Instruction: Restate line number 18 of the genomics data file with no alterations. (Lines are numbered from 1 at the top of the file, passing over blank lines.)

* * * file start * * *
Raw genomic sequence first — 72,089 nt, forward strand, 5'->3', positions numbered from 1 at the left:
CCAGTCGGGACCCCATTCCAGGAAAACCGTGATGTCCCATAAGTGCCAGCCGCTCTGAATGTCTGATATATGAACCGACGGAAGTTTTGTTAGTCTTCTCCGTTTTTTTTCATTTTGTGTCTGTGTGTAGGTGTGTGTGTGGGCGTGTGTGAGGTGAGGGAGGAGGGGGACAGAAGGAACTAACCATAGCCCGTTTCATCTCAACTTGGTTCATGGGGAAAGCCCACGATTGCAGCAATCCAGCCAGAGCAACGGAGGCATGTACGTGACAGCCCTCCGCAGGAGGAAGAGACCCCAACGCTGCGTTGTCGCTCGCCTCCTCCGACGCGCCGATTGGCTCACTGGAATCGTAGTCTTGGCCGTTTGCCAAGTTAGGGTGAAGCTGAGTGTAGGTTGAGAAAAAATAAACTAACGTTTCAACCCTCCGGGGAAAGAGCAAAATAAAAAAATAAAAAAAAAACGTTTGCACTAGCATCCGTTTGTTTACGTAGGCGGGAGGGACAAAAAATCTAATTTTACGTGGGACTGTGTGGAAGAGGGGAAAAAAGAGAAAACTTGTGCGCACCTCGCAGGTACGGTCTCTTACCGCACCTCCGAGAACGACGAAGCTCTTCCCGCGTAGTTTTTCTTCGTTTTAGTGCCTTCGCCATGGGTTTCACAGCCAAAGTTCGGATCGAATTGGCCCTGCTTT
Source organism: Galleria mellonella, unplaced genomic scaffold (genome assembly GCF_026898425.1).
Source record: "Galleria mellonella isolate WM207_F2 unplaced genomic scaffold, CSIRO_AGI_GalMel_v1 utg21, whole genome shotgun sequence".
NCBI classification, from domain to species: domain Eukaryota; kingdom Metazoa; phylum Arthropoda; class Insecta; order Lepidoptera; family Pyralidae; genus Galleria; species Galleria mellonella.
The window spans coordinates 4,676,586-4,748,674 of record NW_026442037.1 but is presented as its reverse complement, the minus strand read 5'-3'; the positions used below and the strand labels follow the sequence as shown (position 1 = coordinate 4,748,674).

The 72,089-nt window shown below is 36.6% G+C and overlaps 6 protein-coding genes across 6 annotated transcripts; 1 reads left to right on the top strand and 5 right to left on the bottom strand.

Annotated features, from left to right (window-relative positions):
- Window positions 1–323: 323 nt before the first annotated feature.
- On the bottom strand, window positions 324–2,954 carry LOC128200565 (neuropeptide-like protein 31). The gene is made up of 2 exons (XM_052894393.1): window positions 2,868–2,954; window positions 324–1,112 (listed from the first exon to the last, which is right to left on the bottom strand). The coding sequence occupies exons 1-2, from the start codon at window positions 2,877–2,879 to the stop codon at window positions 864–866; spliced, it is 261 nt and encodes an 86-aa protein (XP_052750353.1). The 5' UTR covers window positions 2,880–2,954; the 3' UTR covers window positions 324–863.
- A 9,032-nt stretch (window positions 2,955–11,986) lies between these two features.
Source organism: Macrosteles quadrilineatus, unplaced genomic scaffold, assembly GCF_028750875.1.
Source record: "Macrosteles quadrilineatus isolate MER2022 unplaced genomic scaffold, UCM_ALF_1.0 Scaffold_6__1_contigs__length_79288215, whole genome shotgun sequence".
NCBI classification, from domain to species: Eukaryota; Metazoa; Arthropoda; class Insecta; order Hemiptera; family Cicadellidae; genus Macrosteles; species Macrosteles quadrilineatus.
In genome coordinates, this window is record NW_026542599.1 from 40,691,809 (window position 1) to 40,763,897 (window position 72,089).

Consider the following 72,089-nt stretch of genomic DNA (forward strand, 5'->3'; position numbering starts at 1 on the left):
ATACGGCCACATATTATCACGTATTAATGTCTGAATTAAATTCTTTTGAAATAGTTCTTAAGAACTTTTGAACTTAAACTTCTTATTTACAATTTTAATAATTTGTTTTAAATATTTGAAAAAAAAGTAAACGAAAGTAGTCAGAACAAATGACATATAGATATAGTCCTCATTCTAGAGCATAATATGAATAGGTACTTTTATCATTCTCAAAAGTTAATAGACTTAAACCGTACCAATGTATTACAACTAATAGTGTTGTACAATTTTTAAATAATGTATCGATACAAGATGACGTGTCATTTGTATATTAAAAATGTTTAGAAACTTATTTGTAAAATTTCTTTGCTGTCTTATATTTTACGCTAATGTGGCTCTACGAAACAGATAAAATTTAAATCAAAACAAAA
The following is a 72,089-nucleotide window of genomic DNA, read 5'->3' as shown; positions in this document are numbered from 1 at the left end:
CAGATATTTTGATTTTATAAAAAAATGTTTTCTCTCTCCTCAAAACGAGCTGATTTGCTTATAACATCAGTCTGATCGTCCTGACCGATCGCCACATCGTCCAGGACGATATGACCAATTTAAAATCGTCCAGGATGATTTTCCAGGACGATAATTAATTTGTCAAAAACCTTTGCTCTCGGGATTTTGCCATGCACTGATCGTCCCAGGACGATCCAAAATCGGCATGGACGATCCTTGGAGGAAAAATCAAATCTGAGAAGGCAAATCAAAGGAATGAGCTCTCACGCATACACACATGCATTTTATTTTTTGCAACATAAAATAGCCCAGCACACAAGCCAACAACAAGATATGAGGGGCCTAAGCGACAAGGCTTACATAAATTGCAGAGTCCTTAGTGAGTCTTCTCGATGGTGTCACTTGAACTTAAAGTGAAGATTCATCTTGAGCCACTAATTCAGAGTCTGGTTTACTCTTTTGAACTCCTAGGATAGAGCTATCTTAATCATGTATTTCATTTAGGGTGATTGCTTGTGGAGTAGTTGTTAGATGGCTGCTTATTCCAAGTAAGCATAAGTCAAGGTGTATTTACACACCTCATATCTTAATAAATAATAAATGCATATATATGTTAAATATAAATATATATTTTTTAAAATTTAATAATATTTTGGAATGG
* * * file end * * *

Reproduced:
The following is a 72,089-nucleotide window of genomic DNA, read 5'->3' as shown; positions in this document are numbered from 1 at the left end: